In Part 1 of this article, we talked about rape survivors in Tamil movies exiting the script with a ‘respectable’ suicide or assisted death. While the trend of getting the survivor married to the rapist has thankfully changed, it has been replaced with this rather bizarre notion of morality. There have been very few Tamil movies in which a woman has continued to live despite having been raped: Mahanadi (1994) and Vaanam Vasappadum (2004) come to mind. In these films, the rape is significant to the story. The impact of the crime and what happens afterwards is very much part of the script. However, that isn't the case in most films that integrate 'rape' into their scripts. Here, in Part 2, we wonder why 'rape' is used as a crutch.
In most films which involve a rape, the crime is included just for the convenience of the script – the hero needs a motive to start beating up people, what better excuse than the quest for avenging a woman’s ‘honour’? The film does not engage with the crime beyond this and so, it’s unnecessary for the female character to be a part of it. The character is so insignificant that often, all we’re shown is a pair of suspended legs to tell us that the woman has killed herself. The next shot is that of the hero’s enraged face. It happens so frequently that as viewers, we no longer analyze why the woman had to die.
Notably, the rape survivor here is never the heroine because, of course, it’s unthinkable that the hero can continue his romance with a woman who has had sex with another man, with or without consent. Even though these movies reflect the prevalent patriarchal ideas of honour and rape, they depart from these social notions in one important way – in Tamil films, the skimpily-clad heroine is never raped but the modest thangachi is! The glamorous heroine might receive a dressing down on her choice of attire (remember Vijay in Sivakasi (2005) telling Asin that one can prevent sexual harassment by wearing a silk saree – the ultimate weapon against sex crimes, machi!) but that’s all. It’s the expendable thangachi who becomes the victim. This deviation is quite revealing – it tells us that the rape is not about the woman. It’s about the hero. It happens for his sake; it happens so his character can be built. The rape survivor is simply collateral damage.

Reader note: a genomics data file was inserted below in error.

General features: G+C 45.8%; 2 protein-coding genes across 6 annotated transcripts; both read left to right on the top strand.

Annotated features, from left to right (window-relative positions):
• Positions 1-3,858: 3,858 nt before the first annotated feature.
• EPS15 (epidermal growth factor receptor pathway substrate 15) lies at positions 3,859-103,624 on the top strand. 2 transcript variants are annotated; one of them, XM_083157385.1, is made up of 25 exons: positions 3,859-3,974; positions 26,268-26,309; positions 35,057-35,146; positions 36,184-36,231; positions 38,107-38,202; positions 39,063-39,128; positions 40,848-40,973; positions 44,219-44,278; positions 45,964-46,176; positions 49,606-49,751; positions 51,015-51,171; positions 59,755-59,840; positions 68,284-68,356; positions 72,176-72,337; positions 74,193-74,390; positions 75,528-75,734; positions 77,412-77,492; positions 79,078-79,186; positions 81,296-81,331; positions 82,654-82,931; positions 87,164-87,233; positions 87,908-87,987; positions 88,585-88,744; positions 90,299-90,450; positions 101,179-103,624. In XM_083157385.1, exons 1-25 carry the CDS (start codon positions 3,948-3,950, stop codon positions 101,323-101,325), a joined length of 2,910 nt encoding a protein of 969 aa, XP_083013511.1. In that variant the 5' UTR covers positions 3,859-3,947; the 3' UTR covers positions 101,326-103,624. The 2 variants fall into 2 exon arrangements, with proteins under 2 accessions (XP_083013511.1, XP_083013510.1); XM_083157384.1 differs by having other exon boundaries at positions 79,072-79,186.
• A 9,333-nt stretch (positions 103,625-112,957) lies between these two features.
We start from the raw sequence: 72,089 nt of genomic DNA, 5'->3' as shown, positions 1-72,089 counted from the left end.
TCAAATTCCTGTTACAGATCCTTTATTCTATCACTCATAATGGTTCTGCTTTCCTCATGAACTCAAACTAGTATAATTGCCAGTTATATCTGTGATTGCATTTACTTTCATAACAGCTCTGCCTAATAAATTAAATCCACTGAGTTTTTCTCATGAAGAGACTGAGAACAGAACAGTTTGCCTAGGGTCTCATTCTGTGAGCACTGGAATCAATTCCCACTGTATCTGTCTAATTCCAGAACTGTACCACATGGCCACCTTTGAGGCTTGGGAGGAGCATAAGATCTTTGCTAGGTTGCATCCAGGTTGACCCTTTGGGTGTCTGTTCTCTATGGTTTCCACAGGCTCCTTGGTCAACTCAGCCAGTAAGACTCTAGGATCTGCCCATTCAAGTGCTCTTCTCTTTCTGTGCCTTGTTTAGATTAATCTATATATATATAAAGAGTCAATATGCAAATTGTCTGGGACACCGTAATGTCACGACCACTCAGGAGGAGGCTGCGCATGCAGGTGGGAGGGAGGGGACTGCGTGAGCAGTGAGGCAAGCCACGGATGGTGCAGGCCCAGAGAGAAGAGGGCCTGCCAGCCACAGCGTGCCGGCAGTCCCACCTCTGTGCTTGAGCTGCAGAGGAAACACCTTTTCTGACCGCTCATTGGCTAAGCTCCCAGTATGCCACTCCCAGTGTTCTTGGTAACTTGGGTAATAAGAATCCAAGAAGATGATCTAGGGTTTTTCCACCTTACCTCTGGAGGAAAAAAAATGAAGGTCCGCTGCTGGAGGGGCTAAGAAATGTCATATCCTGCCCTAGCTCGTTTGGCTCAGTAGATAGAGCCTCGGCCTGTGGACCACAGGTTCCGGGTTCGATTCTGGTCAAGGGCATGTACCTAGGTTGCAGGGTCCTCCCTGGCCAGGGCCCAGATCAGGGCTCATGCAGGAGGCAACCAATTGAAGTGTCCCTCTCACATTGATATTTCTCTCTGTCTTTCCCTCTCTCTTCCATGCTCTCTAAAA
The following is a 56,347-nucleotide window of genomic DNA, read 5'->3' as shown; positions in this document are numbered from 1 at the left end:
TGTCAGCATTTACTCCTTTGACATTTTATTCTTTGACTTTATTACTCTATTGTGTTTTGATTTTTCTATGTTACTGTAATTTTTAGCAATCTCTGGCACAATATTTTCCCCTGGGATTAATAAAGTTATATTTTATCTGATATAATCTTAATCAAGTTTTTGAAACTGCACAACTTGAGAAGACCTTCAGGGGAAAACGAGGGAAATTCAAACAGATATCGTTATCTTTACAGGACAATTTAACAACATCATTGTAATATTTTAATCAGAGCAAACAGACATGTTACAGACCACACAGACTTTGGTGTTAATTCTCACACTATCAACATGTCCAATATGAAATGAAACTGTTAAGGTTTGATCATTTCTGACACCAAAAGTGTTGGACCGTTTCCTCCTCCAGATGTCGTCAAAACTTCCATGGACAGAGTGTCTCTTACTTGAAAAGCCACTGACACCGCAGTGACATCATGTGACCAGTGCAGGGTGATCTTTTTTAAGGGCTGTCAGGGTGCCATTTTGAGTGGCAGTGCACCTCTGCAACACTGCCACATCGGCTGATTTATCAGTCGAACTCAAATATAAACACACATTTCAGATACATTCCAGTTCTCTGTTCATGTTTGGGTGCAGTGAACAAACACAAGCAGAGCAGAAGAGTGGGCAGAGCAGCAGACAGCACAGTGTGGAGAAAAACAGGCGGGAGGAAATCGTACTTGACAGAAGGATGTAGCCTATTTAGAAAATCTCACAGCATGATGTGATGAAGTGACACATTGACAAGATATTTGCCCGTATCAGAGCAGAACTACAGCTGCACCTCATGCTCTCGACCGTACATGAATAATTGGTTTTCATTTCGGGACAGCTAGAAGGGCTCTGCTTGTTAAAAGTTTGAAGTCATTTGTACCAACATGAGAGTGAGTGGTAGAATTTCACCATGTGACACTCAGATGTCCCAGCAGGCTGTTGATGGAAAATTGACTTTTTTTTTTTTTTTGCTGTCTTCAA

This becomes more obvious when one looks at rape in films where the hero is on the other side of the law – if he belongs to the underworld, you can be assured that someone will come to him to talk about a girl who was brutally raped by somebody in power. The hero shows his good heart by avenging the girl’s rape. His ire sets him apart from the rest of the goons who are pretty unfazed by such happenings (from Naayagan (1987) to Thalaivan (2013), this has remained a consistent part of the plot).
It may not be possible for every script to accommodate the rape survivor’s story in detail. Every movie that has a rape scene needn’t translate into a film of the Bandit Queen genre. But it is definitely possible for a script to show a rape survivor moving on. It is definitely possible for a scriptwriter or director to give the character some integrity. And it is definitely possible for them to avoid killing off the character because they can’t be bothered to think of other ways to end her story. Maybe the rape survivor goes back to work. Maybe she finds love. Maybe she laughs at a joke. Maybe she takes a trip. It could just be that one scene, just that one moment. It happens in real life. Why not on the big screen?
The Thangachi that lived!
Sowmya Rajendran is a children's writer who occasionally offers her words of wisdom to adults. She lives in Pune.